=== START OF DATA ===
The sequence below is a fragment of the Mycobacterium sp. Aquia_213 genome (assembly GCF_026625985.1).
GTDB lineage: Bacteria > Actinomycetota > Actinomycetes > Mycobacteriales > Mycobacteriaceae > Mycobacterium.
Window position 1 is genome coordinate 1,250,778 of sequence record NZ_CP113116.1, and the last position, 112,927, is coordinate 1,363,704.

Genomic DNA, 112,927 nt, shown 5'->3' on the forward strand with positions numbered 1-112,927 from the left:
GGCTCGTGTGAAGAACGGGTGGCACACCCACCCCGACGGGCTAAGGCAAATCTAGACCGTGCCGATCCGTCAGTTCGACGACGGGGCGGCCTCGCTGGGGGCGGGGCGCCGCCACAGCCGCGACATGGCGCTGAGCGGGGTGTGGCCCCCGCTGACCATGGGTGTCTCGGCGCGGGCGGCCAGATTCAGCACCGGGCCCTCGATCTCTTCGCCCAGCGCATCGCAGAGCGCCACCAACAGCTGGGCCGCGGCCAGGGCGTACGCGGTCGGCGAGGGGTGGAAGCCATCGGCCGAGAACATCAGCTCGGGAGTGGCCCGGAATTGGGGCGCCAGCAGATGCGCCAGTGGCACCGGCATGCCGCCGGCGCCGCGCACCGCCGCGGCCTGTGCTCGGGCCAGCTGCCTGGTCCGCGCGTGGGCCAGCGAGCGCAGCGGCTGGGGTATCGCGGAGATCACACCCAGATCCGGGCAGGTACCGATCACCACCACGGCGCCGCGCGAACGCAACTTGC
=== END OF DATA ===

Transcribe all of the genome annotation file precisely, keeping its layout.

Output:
The sequence below is a fragment of the Mycobacterium sp. Aquia_213 genome (assembly GCF_026625985.1).
GTDB lineage: Bacteria > Actinomycetota > Actinomycetes > Mycobacteriales > Mycobacteriaceae > Mycobacterium.
Window position 1 is genome coordinate 1,250,778 of sequence record NZ_CP113116.1, and the last position, 112,927, is coordinate 1,363,704.

Genomic DNA, 112,927 nt, shown 5'->3' on the forward strand with positions numbered 1-112,927 from the left:
GGCTCGTGTGAAGAACGGGTGGCACACCCACCCCGACGGGCTAAGGCAAATCTAGACCGTGCCGATCCGTCAGTTCGACGACGGGGCGGCCTCGCTGGGGGCGGGGCGCCGCCACAGCCGCGACATGGCGCTGAGCGGGGTGTGGCCCCCGCTGACCATGGGTGTCTCGGCGCGGGCGGCCAGATTCAGCACCGGGCCCTCGATCTCTTCGCCCAGCGCATCGCAGAGCGCCACCAACAGCTGGGCCGCGGCCAGGGCGTACGCGGTCGGCGAGGGGTGGAAGCCATCGGCCGAGAACATCAGCTCGGGAGTGGCCCGGAATTGGGGCGCCAGCAGATGCGCCAGTGGCACCGGCATGCCGCCGGCGCCGCGCACCGCCGCGGCCTGTGCTCGGGCCAGCTGCCTGGTCCGCGCGTGGGCCAGCGAGCGCAGCGGCTGGGGTATCGCGGAGATCACACCCAGATCCGGGCAGGTACCGATCACCACCACGGCGCCGCGCGAACGCAACTTGC